Despite adamant claims to the contrary, racism continues to plague many individuals across the world. The initial step in solving problems of racial intolerance and bias would be to create an understanding of the underlying theories and their labels.
This (rather long) article touches about the following subjects:
• Stereotypes, Race, and Racism
• Culture and Cultural Imperialism
• Nationalism and National Imaginary
That I hope that you find this article useful.
Based on Stroebe and Insko (1989), the expression’stereoptype’ originated in 1798 to characterize a printing procedure that included casts of pages of kind. The expression was first utilized in regard to the political and social arena in 1922 from Walter Lippman, speaking to our understanding of distinct classes.
Ever since that time, the significance of the expression was vigorously debated. Stereotyping was believed by some because the oversimplified, biased cognitive representations of”undesirable rigidity, permanence, and absence of variability in application to program” (ibid, 1989, p.4). Others, like Brown (1965), believed it’s a natural fact of life just like any other generalisation;”several generalisations obtained by heresay are authentic and useful” (mentioned in Stroebe & Insko, 1989, p.5).
Stroebe and Insko (1989) settle on a very simple definition that sits somewhere in between both of these schools of thought. They specify a stereotype as the”set of beliefs concerning the personal characteristics of a bunch of individuals” (p.5). They clearly accept that stereotypes aren’t necessarily rigid, permanent, or invariable, however they do nevertheless distinguish between stereotypes as well as other classes, asserting that stereotypes are overrun by a bias to the ingroup and off in your outgroup (p.5).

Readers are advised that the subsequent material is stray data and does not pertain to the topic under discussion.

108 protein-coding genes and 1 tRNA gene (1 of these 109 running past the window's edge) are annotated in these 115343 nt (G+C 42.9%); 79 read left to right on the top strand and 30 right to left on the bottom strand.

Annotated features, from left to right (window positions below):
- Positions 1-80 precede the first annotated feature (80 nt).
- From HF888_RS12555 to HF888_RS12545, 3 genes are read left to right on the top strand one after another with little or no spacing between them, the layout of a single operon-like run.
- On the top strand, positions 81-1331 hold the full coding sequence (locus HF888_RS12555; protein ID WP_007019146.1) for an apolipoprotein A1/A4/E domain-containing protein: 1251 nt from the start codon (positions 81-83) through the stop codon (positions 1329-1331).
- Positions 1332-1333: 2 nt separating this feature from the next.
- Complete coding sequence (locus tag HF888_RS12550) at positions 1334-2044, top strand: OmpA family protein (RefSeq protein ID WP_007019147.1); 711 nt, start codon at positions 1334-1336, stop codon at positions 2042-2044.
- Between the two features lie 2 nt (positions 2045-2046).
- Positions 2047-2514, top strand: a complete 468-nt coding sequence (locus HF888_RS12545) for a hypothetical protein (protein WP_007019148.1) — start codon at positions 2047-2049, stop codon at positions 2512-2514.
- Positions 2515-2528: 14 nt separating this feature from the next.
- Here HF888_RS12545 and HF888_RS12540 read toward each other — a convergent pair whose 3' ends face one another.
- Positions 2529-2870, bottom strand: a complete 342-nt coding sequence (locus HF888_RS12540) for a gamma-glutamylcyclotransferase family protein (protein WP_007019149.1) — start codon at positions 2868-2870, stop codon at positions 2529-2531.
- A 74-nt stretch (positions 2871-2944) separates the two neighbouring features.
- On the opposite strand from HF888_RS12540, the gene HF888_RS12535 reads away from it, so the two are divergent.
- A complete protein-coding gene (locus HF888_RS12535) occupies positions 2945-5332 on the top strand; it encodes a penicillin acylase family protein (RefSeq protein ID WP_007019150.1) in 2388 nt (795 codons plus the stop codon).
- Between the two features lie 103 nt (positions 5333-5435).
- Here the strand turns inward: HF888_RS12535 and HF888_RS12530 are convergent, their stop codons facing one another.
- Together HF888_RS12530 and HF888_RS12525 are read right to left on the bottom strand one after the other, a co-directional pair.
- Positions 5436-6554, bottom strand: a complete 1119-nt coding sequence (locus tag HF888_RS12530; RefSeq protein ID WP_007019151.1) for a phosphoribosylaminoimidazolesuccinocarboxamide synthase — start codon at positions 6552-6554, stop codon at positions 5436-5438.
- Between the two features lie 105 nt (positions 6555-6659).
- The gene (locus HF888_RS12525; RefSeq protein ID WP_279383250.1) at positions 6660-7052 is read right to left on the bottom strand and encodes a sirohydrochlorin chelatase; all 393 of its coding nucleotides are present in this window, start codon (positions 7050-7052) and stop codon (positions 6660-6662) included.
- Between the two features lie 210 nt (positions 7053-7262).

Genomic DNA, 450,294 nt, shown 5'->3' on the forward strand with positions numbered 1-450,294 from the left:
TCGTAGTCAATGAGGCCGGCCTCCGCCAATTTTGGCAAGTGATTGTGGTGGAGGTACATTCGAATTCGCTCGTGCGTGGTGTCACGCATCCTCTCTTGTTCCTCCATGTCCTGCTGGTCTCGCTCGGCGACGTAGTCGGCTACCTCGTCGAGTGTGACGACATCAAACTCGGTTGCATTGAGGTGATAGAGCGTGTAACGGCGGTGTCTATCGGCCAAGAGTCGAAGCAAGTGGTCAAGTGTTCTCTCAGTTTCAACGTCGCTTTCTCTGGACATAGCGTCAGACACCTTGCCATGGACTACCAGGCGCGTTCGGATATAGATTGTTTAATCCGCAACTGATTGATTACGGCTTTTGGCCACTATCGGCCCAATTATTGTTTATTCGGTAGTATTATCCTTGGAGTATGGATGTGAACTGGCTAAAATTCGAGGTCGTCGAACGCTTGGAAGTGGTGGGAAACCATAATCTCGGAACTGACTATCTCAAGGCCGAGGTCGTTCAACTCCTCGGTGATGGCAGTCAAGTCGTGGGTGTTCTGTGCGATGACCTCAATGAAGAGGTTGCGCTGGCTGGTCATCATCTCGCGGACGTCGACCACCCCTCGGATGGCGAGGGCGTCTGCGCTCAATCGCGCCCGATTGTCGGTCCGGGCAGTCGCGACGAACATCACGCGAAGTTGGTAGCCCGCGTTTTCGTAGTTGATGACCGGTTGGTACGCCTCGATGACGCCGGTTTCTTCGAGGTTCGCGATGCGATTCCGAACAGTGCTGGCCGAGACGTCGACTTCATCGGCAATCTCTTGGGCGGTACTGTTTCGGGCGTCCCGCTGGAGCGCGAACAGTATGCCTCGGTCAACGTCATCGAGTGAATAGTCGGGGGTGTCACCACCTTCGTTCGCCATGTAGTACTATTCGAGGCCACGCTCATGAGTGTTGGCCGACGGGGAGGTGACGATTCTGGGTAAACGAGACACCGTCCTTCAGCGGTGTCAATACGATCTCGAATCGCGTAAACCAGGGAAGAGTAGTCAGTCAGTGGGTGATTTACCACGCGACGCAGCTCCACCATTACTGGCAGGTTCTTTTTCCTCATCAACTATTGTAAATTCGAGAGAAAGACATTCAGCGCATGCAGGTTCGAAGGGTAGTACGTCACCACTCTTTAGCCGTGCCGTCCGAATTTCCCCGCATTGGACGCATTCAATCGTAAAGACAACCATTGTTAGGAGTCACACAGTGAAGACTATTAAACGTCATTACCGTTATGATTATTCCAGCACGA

Yzerbyt, et al (1997) try to explain the occurrence of stereotypes, indicating that stereotypes supply not just a group of (often unjustified) characteristics to describe a bunch, but a rationale for preserving this pair of traits. This permits individuals to”incorporate incoming information in accordance with their particular perspectives” (p.21).
If used in regular speech in relation to multiculturalism, the term’race’ has come to mean some of these:
• nationality (geographically determined) – e.g. the Italian race
• ethnicity (reluctantly decided, occasionally in combination with geography) – e.g. the Italian race
• skin color – e.g. the white race
The most frequent use of’race’ is debatable since it’s esoteric, also because it indicates what Bell (1986) calls”biological certainty” (p.29). When we speak about race, there’s almost always a frequent understanding that we’re also speaking about shared genetic traits that are passed from generation to generation. The idea of nationality is usually not so intensely tarred with the genetics brush. Likewise, ethnicity permits for, and gives equal weight to, causes besides genetics; race doesn’t. Skin color is merely a description of bodily appearance; race isn’t. The idea of race could masquerade as a mere substitution for all these conditions, but in reality, it’s a reconstruction.
Further, there’s the question of level. Are you currently really black if you had a black grandma? Are you currently really black if you grew up in a black area? Are you black from time to time, but not other people? Who makes those decisions?
Having recognized the issues linked to the term’race’, we are now able to talk about how these issues contribute to problems of racism.
Jakubowicz et al (1994) define racism as”the set of values and behaviors related to groups of men and women in battle over bodily looks, genealogy, or cultural differences. It includes an intellectual/ideological frame of justification, a negative orientation towards’the Other’, along with a dedication to some activities that place these values into practice” (p.27)
This definition fails to address is that the frame of explanation. Maybe it should say”…frame of justification based on several theories of race and racial stereotypes…”. This will bring us back into our discussion of the notion of race.